The Argentinian peso has been devalued by 50 percent overnight. Controls on exports have been scrapped, and the country’s ministry of culture is to be closed down. The health, labor, social development and education departments are also facing the chop. Argentina’s president Javier Milei — who vowed to deliver economic “shock treatment” in his first speech on Sunday after formally taking office — has started a radical overhaul of the economy and begun what is by far the most interesting experiment in economics in the world right now.
True, Milei may not have gone as far as some people might have expected. The plan to replace the peso completely with the American dollar has been shelved for now. So far, at least, the central bank has not been abolished, although given that it is currently presiding over an inflation rate of 140 percent it could hardly complain if it was. By any normal standards, Milei is taking an axe — if not a chainsaw — to Argentina’s bloated state apparatus.
Milei is right to be bold. The currency markets, which will be by far his greatest point of vulnerability, can’t attack him. He has already trashed the currency, with a huge devaluation, and it was significant that the impeccably centrist International Monetary Fund quickly put out a statement supporting the move. Milei knows that the only time he can make deep cuts in public spending is right at the start of his term, when momentum is with him. Indeed, by abolishing ministries wholesale instead of trying to reform them, Milei may well have provided a template for other governments that win power on a free market platform.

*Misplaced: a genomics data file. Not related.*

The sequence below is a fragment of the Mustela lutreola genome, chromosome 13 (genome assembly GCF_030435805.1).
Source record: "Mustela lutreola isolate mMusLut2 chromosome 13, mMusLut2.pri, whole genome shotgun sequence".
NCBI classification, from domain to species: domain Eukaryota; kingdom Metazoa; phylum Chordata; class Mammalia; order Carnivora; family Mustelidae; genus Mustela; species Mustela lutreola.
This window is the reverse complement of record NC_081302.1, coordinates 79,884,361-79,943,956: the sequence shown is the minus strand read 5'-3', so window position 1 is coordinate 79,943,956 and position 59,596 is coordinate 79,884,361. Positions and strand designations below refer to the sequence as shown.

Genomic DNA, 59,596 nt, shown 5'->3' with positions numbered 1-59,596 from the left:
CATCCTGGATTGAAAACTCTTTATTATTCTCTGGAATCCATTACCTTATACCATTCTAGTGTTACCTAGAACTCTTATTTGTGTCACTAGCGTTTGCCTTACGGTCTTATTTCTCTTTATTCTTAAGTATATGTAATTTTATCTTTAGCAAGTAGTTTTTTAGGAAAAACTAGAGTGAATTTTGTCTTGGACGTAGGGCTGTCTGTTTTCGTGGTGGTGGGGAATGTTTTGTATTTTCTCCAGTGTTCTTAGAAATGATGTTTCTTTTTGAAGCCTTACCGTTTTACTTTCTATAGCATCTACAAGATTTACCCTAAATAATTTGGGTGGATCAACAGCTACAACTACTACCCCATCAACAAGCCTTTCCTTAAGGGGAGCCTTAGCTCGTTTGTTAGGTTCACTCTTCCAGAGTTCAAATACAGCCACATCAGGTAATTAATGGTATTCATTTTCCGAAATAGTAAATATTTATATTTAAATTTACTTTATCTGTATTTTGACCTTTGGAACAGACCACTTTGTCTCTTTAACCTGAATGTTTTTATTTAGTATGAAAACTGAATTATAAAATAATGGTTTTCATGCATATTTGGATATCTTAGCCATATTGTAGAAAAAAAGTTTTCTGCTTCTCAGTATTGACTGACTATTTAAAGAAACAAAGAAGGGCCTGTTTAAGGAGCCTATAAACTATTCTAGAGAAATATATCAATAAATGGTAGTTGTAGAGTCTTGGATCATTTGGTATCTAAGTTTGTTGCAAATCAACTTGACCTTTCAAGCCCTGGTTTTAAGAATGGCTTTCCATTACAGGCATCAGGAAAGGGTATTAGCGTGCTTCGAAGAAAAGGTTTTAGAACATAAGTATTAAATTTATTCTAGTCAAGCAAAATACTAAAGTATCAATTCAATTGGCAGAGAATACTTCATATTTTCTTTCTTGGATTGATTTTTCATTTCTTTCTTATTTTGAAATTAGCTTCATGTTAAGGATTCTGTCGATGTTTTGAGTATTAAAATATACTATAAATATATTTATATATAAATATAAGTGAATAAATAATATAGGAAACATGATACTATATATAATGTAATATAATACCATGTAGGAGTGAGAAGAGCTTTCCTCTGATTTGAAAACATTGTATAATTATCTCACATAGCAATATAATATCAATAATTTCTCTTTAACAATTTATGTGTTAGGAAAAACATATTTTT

The plan is high risk, and may well combust within weeks. It is Argentina, after all, a country that has specialized in economic chaos for more than a century. But if president Milei can control inflation, and unleash exports of agricultural products, and bring energy on stream, it could just work. Additionally, if wheat and maize prices rise, the country will soon have plenty of dollar earnings. Meanwhile Argentina holds 21 percent of the world’s lithium supplies, crucial for batteries, and production is just starting to be stepped up. Its huge reserves of shale oil and gas are beginning to come on stream too, and could soon turn the country into a major energy exporter. With a little luck, Milei’s boldness could well pay off. And if it does, it will change the economic debate globally — by demonstrating there is an alternative to an ever expanding, activist state.
This article was originally published on The Spectator’s UK website.